Today we’re going to answer the question : How long do generators last?
I recently decided to look into answering on of the most common questions that people ask about generators : How long portable generators last? Unfortunately, the information isn’t easy to find. It was only when I started looking at standby generators that I found manufacturers such as Generac who provide a lot of information about their generators for consumers. Using Generac as a starting point, you can expect their engines to last up to 3,000 hours (on average). They claim their engines last about 3x as long as the competition.
Let’s dig a little deeper into generator longevity. I think you’ll be surprised at how long a well-maintained quality generator will actually last.
How Long do Generators Last?
Using this statement as a starting point, you can expect typical portable generators to last 1,000 to 2,000 hours. I also discovered that several manufacturers offer full support under warrantee for portable generators up to 1,000 hours runtime. Manufacturers are obviously not going to do this unless they expect their generators to last longer, with the correct maintenance. We can, therefore, expect a well-maintained generator to last longer than 1,000-hours. Possibly twice as long.
Generac calculated a typical usage example for their generators, based on average standby generator use. They used an example of a generator that regularly starts for a self-test, running at low RPM for a short time. At eleven hours per year for weekly testing, plus four power outages of twenty hours each, it equals 91-hours of operation per year. If we assume that the engine is expected to last for at least 3,000-hours, it should be good for 33-years
Using the Generac logic, I did the math for a portable generator with an engine life expectancy of 2,000-hours. It should last for 22-years or more. I read many claims that generators can last from 10,000 to 30,000 hours, but these are unsubstantiated. If this were true, a generator that runs for an average of 100-hours per year, should last for 300-years. I think we can all agree that this is totally unrealistic.
Surely, a generator that lasts 20 to 30 years will satisfy most owners. I consider that to be an excellent life expectancy, no-one expects to use a car for that long. In another comparison, 3,000 hours on your car engine, at an average speed of 70 mph, will clock 210,000 miles over this time. You can expect your generator to outlive the lawnmower, pool equipment, and most appliances in the home. With proper maintenance and care, it can even last longer.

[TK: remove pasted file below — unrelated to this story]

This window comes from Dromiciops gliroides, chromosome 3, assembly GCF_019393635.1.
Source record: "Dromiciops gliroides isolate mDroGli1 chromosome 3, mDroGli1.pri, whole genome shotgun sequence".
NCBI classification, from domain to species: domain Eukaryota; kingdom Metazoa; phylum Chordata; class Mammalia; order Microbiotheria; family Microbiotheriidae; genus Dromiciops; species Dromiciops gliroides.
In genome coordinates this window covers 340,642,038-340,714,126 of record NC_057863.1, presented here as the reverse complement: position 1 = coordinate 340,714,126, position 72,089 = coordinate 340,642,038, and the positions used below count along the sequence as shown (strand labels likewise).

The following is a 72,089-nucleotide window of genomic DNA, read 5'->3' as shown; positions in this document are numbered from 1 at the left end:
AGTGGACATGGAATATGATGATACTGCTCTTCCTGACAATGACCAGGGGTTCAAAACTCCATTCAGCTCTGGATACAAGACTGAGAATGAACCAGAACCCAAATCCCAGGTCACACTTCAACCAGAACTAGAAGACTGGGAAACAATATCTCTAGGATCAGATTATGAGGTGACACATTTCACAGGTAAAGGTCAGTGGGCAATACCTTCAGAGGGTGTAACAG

To ensure that your generator lasts that long, it’s important to choose a good brand. A reputation for quality build and durability, should mean a longer lifetime. Even though these generators cost more, the extended lifetime is worth the extra money. Regular maintenance is also important if you expect your generator to last longer. Only use high-quality fuel and oil; and protect it against dust buildup and damp.
You will most likely replace your generator before it reaches the end of its useful life. Changes in the technology, like brushless and inverter generators, already make older models less desirable. Regulation changes, like those for emission and noise levels, may force you to replace your generator sooner. Clean power alternatives, like battery backup systems for residential use, are becoming more affordable. These may soon be a viable alternative to gas-powered generators.
Some Maintenance Issues
So far, I’ve focused entirely on engine life because the engine endures the most of the mechanical stress. Generally, the alternator and other electrical components outlast the engine. These components may fail, but replacing electrical components is usually part of general maintenance. A generator cannot be considered redundant when all it needs is replacement service parts.
The main enemy of electrical components is a buildup of dust and condensation. This can cause insulation on the field windings to deteriorate, resulting in a short circuit. Excessive moisture promotes rust formation and pitting. Connections become corroded and do not make proper contact. All these issues are preventable with proper maintenance and storage.
VIDEO | Step-by-Step Guide on Generator Maintenance